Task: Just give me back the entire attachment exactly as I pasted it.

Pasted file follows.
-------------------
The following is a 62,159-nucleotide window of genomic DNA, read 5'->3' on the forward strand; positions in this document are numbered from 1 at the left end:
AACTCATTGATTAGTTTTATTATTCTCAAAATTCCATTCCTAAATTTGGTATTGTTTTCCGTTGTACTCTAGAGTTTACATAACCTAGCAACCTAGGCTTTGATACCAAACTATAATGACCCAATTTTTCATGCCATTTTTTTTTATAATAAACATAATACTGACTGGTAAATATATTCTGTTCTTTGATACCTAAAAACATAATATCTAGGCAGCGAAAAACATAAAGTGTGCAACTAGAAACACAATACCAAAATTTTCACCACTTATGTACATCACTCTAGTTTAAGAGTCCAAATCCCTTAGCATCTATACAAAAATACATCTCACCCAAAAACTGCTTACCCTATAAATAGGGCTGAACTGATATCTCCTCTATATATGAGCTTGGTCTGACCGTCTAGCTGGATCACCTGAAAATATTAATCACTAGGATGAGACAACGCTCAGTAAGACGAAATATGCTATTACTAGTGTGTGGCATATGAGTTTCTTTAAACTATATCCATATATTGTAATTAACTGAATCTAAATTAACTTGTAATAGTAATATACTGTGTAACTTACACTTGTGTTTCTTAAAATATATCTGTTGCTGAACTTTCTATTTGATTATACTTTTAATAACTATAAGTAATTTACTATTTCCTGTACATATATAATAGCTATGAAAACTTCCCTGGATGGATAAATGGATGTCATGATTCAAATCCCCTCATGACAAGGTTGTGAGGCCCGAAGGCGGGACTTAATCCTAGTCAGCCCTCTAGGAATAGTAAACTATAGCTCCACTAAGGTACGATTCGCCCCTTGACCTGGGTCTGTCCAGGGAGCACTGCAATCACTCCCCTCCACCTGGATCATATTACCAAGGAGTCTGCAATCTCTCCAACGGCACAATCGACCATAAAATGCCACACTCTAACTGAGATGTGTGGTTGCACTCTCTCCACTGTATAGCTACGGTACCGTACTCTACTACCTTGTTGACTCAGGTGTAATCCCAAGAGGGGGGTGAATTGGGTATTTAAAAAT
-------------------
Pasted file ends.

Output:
The following is a 62,159-nucleotide window of genomic DNA, read 5'->3' on the forward strand; positions in this document are numbered from 1 at the left end:
AACTCATTGATTAGTTTTATTATTCTCAAAATTCCATTCCTAAATTTGGTATTGTTTTCCGTTGTACTCTAGAGTTTACATAACCTAGCAACCTAGGCTTTGATACCAAACTATAATGACCCAATTTTTCATGCCATTTTTTTTTATAATAAACATAATACTGACTGGTAAATATATTCTGTTCTTTGATACCTAAAAACATAATATCTAGGCAGCGAAAAACATAAAGTGTGCAACTAGAAACACAATACCAAAATTTTCACCACTTATGTACATCACTCTAGTTTAAGAGTCCAAATCCCTTAGCATCTATACAAAAATACATCTCACCCAAAAACTGCTTACCCTATAAATAGGGCTGAACTGATATCTCCTCTATATATGAGCTTGGTCTGACCGTCTAGCTGGATCACCTGAAAATATTAATCACTAGGATGAGACAACGCTCAGTAAGACGAAATATGCTATTACTAGTGTGTGGCATATGAGTTTCTTTAAACTATATCCATATATTGTAATTAACTGAATCTAAATTAACTTGTAATAGTAATATACTGTGTAACTTACACTTGTGTTTCTTAAAATATATCTGTTGCTGAACTTTCTATTTGATTATACTTTTAATAACTATAAGTAATTTACTATTTCCTGTACATATATAATAGCTATGAAAACTTCCCTGGATGGATAAATGGATGTCATGATTCAAATCCCCTCATGACAAGGTTGTGAGGCCCGAAGGCGGGACTTAATCCTAGTCAGCCCTCTAGGAATAGTAAACTATAGCTCCACTAAGGTACGATTCGCCCCTTGACCTGGGTCTGTCCAGGGAGCACTGCAATCACTCCCCTCCACCTGGATCATATTACCAAGGAGTCTGCAATCTCTCCAACGGCACAATCGACCATAAAATGCCACACTCTAACTGAGATGTGTGGTTGCACTCTCTCCACTGTATAGCTACGGTACCGTACTCTACTACCTTGTTGACTCAGGTGTAATCCCAAGAGGGGGGTGAATTGGGTATTTAAAAAT